These ambitious, mogul-driven projects all mimic one of science fiction’s raisons d’être: the deeply satisfying literary exercise of world-building—i.e., imagining a fully self-contained set of planets, space colonies, and social relations (human, post-human, or other-than-human) that operate on radically different principles from the ones we know, or affect to know.

One of the major benefits of this imaginative process, which likely began back when Thomas More wondered, not without reason, if there were a better place to be than sixteenth-century England, is its capacity to clear the mental palette, to squeegee away the mundane distractions of what’s redundantly termed “present-day reality.” It permits us to gain a fresh perspective on the ways that the human world can hypothetically function—and how we humans could or should abet such transformations.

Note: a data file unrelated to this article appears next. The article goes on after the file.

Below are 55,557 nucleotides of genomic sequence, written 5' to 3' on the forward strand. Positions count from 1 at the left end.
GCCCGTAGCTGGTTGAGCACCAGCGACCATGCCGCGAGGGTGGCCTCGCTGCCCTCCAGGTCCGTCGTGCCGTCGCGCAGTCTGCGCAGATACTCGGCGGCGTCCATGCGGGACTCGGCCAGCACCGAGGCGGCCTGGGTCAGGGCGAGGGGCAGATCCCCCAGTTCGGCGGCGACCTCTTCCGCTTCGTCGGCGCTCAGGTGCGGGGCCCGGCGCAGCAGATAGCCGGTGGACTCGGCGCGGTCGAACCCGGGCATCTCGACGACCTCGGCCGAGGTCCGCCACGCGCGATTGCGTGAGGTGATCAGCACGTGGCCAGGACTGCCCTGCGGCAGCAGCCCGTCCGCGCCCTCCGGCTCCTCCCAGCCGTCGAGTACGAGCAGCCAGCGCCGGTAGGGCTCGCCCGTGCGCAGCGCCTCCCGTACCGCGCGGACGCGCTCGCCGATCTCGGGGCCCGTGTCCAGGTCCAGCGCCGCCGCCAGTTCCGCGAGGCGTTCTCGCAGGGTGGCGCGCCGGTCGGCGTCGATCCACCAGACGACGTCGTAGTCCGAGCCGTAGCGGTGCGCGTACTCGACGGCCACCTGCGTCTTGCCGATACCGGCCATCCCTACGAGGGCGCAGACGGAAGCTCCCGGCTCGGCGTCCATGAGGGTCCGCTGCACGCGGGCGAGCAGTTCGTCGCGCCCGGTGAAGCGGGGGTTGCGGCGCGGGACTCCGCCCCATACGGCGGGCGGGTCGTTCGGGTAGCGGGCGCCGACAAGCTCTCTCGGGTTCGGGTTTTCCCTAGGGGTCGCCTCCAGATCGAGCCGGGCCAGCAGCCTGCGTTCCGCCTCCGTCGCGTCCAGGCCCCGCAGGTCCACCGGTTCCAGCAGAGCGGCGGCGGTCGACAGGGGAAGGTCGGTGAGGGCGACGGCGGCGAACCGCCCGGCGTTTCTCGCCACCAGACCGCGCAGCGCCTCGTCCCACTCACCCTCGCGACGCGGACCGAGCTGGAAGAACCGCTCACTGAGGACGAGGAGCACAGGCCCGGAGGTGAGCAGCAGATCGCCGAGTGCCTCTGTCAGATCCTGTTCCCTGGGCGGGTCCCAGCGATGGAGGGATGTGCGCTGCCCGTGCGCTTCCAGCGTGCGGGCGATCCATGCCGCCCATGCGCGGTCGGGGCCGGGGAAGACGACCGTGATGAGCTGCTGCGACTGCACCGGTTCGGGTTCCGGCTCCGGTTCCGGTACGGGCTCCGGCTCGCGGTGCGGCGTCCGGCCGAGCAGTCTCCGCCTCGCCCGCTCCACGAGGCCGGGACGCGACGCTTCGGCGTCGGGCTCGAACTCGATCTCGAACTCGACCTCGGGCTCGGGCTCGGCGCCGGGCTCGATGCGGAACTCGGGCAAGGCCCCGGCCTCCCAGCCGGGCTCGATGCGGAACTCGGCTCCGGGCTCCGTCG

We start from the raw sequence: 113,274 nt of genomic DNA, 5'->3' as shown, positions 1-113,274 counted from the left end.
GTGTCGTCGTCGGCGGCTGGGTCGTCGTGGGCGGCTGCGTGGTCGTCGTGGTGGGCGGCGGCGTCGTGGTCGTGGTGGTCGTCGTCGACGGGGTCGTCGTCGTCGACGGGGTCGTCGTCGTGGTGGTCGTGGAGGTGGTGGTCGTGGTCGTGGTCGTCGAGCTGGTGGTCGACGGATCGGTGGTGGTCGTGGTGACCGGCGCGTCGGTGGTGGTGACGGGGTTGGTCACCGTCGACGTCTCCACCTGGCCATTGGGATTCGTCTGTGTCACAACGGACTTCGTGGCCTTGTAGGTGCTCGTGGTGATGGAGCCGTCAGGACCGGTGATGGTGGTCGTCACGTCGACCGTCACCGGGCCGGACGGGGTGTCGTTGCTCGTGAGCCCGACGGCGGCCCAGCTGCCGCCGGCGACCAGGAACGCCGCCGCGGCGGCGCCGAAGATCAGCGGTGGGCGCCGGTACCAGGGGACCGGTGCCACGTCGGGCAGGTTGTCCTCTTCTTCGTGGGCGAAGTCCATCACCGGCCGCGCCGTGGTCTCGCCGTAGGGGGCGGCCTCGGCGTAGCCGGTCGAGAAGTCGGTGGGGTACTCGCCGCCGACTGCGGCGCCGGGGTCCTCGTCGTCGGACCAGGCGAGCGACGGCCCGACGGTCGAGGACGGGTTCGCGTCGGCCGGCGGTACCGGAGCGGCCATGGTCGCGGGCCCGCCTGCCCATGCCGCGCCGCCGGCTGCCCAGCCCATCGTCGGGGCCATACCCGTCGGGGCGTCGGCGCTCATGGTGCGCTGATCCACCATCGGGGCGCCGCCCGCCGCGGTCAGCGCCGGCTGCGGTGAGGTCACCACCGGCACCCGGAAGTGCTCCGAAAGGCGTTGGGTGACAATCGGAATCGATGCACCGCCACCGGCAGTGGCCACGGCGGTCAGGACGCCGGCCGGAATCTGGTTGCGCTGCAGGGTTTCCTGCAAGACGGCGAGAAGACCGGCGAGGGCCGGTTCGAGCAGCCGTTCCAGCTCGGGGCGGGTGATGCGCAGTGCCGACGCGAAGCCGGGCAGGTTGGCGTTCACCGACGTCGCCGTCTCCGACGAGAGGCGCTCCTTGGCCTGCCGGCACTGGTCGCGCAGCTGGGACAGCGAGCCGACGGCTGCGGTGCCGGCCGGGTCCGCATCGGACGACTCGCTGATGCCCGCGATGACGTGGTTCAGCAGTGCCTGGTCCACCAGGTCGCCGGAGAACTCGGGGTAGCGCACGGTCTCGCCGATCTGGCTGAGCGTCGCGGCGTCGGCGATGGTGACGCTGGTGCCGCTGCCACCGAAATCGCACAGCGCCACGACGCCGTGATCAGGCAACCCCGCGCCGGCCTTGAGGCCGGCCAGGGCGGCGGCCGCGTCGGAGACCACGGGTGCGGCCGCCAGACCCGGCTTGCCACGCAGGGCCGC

The problem inevitably comes when speculations on individual behavior, in all its untidy configurations, are shaped into visions that are more streamlined and weirdly, even annoyingly, functional, as in (let us say) some brittle, sour, Ayn-Randian parable of individualism.

It is possible to make too much of this. Does the libertarian strain of SF storytelling mean, for example, that the genre could be blamed for the recent surge of obstructionism in the House of Representatives? I don’t know, and don’t much care, how much Heinlein, Ray Bradbury, or even Philip K. Dick the Tea Party insurgents of the Right may have read—though the more dogged students of the SF-libertarian nexus will no doubt detect great significance in the 2012 election of Utah GOP Rep. Chris Stewart, a diehard Tea Party supporter who has written two successful series of novels plumbing the popular, and immensely profitable, intersection of SF and evangelical end-times fiction, in the vein of Tim LaHaye and Jerry Jenkins’s Left Behind franchise. (Stewart’s best-known series, the nine-part Great and Terrible sequence of novels, imagines a great cosmic political reckoning triggered by pulses of electromagnetic radiation.)